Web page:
To satisfy his Fitbit, Gavin Hanke frequently takes long walks from his home in Victoria that double as reconnaissance missions. Observing rock walls, stucco, piles of wood and gardens, which sometimes evoke strange looks from residents, Hanke searches for an invader of the Vancouver Island ecosystem: Podarcis muralis, or the common wall lizard.
When he sees one while “lizard” – easy to do in British Columbia’s capital – Hanke snaps photos with his iPhone, geotags and uploads the images to his growing collection on the iNaturalist app.
Hanke, the Curator of Vertebrate Zoology at the Royal BC Museum, has been sounding the alarm about wall lizards since 2006. Until recently, few communities took notice.
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Native to the Mediterranean, the reptiles seem perfectly happy basking in the sun in the southern half of Vancouver Island. Hanke estimates its current population in British Columbia to be between 500,000 and 700,000. They grow up to 23 cm, but are generally smaller. And with climate change, they seem to be spreading: last year, some were even spotted on the Lower Continent, near Chilliwack.
The lizard’s provenance in BC dates back to Rudy’s Pet Park, a roadside zoo that opened in Saanich in 1957 with monkeys, lions, and among other creatures, a dozen imported lizards from Italy. When the now-late owner Rudy Bauersachs closed it down in 1970, the largest animals went to the Greater Vancouver Zoo. According to academic studies, the lizards he just let go.
The creatures live for up to 10 years, devouring insects, fruits, baby snakes, and local frog species. They even chew on their own young, who, apparently conscious, sneak away shortly after hatching.
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On Vancouver Island, they have established populations in Langford, Ucluelet, Nanaimo and other communities, appearing as far north as Campbell River, 265 km from Victoria. They make sneaky trips hidden in camping gear, and their eggs are transported in plants and potting soil. Children help their distribution by taking them home as pets.
A reptile lover since childhood in Manitoba, Hanke sees dozens daily in his garden. And while tracking and stopping its spread is part of his mandate with the museum, he confesses that, for him, having lizards on his property is “a child’s dream come true.” In the capital region, the species is “so stupidly abundant that we are never going to eradicate it,” he says. “It’s probably wrong to say it, but they’re actually quite charming.”
Still, on a scale of one to 10, Hanke rates the threat to British Columbia’s ecosystems as “an eight, if not a nine.” He is concerned about native species such as the sharp-tailed snake, the Pacific chorus frog, and the northwestern alligator lizard. The lizard on the wall feasts on them all.
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When he discovers new populations, Hanke notifies the municipal or provincial authorities, because wall lizards can be removed from an area if they are detected early. Although British Columbia has a response plan to fend off invasive species, the lizards are so well established that the province is largely dedicated to preventing their spread through awareness programs and encouraging people to report sightings. Some residents are resorting to makeshift measures, such as DIY traps and even BB guns.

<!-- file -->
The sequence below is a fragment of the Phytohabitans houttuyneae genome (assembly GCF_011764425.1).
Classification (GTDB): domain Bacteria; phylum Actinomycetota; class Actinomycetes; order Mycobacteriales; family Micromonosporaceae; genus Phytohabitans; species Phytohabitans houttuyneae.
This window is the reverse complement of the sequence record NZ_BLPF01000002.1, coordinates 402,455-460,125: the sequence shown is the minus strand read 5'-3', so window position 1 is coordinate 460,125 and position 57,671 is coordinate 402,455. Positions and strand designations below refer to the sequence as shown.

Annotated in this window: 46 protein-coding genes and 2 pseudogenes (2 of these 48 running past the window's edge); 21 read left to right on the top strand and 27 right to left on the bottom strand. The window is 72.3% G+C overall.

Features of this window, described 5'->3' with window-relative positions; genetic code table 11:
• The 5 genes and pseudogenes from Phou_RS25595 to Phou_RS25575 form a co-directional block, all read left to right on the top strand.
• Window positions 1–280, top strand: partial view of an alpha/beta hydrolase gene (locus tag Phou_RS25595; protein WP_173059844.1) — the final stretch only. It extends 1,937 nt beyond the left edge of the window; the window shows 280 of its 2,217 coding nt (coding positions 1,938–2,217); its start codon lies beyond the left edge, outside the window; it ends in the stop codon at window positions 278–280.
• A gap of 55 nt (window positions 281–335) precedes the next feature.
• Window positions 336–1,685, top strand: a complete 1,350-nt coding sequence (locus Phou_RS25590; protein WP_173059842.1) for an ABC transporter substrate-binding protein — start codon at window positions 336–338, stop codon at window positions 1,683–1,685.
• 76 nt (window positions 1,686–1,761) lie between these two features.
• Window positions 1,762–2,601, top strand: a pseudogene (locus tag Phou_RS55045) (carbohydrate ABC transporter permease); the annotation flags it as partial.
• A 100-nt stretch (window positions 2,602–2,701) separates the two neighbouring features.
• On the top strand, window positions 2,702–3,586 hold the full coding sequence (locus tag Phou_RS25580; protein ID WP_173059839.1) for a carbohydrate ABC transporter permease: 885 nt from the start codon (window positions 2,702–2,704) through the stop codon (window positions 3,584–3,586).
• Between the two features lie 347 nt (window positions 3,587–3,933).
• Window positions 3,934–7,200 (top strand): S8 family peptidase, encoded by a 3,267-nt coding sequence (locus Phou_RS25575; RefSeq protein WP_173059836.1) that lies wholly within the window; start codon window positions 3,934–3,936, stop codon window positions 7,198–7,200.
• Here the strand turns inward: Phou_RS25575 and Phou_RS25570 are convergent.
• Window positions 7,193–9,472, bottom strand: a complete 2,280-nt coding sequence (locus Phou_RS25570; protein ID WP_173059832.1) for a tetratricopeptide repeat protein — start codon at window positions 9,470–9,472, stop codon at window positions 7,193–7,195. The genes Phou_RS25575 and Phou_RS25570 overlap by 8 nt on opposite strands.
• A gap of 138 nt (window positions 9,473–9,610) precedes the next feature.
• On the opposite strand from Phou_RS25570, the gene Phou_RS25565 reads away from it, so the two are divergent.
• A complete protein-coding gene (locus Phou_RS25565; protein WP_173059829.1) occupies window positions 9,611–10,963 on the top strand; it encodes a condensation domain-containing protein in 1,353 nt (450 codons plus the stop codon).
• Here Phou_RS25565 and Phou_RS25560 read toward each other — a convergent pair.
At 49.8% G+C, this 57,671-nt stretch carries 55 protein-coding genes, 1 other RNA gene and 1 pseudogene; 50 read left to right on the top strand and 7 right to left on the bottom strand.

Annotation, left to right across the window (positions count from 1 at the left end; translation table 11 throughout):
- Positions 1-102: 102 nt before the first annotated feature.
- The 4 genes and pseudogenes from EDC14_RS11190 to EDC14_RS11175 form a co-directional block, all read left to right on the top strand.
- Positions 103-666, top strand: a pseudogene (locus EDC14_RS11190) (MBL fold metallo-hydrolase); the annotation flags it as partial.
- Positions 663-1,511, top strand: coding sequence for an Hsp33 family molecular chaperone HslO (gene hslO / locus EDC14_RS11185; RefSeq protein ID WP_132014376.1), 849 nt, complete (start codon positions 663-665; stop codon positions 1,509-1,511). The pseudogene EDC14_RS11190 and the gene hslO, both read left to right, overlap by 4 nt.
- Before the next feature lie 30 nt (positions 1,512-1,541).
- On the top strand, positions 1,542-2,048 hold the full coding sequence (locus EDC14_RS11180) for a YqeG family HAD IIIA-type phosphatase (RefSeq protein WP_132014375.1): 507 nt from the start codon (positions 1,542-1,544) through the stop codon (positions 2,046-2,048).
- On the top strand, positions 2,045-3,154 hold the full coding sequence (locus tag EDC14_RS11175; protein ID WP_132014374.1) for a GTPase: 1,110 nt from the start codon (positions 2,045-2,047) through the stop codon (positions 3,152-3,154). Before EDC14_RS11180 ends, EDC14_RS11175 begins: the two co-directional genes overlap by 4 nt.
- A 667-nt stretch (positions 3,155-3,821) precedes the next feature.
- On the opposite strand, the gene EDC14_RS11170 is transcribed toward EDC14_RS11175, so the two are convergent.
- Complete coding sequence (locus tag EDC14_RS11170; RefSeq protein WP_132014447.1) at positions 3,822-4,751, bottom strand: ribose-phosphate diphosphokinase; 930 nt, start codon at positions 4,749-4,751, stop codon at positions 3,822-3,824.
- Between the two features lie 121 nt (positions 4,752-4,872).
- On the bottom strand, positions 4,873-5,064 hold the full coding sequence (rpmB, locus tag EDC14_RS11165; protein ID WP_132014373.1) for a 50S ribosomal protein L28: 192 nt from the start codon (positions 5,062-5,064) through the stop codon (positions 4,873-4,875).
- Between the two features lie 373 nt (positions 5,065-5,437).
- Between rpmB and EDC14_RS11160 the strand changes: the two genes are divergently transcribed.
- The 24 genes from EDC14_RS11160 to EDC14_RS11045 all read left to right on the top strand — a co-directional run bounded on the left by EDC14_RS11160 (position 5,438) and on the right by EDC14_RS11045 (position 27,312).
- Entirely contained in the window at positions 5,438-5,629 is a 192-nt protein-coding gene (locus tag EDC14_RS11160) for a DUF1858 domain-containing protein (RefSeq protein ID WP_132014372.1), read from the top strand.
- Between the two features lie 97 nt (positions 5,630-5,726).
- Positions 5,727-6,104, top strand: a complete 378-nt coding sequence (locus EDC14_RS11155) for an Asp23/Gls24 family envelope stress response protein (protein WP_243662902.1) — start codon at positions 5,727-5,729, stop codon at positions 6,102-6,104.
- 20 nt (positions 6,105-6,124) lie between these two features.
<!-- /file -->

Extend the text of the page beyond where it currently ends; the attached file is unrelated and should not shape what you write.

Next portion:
Last May, on Salt Spring Island, retired biologist Pat Miller took photos of a lizard lounging on the stone slab steps leading to its back deck, then contacted Hanke. His verdict: wall lizard. Hanke is particularly concerned that the Gulf Islands, with their rich flora and fauna, are a perfect habitat for them. “They are going to love it.”
An alarmed Miller alerted the Salt Spring Island Conservancy, a society dedicated to protecting the island’s native plants and animals, which urged its 270 members to report additional sightings. He initially planned to catch his lizard, but it disappeared for a few weeks after a period of cold weather. He’s seen more since then, and in late July another person had reported a sighting in the same area, near the Vesuvius ferry terminal. “We can still go after them,” says Miller.
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Hanke is in favor of extermination, if done humanely. Some islanders use buckets sunk into the ground with water at the bottom and placed at a 45-degree angle; lizards that glide for a drink can’t get out. Hanke himself employs a technique called “lizard lasso”, using a fishing rod with a small loop at the end: “Just pull up hard,” he says, “and you’ll have it.” To euthanize them, he advises putting the captured lizards in a refrigerator until they fall to a torpid state, then in a freezer. “They have to be frozen,” he warns. “They can survive partial freezing.”
Not everyone sees the creatures as a threat. Last June, the Times Colonist The newspaper was bombarded with heated emails about an article on the best ways to catch and kill them. One reader wrote that his family lives in harmony with the lizards on their farm, adding: “They don’t eat roses like deer, they don’t carry disease like rats, and they don’t buy all of our affordable homes like Toronto residents.”
But Hanke rejects suggestions from some lizard lovers that populations can be left to natural predators. The hundreds of thousands on Vancouver Island, he warns, are agricultural pests that feed on much-needed pollinators. Although Hanke has no direct evidence that lizards eat bees, he believes eyewitness reports that they do. “Them Will They eat mason bees, bumblebees and even wasps, ”he says. “If they take a wasp, they will take anything.”
This article appears in print in the October 2021 issue of Maclean’s magazine with the title “Climbing the walls”. Subscribe to the monthly print magazine here.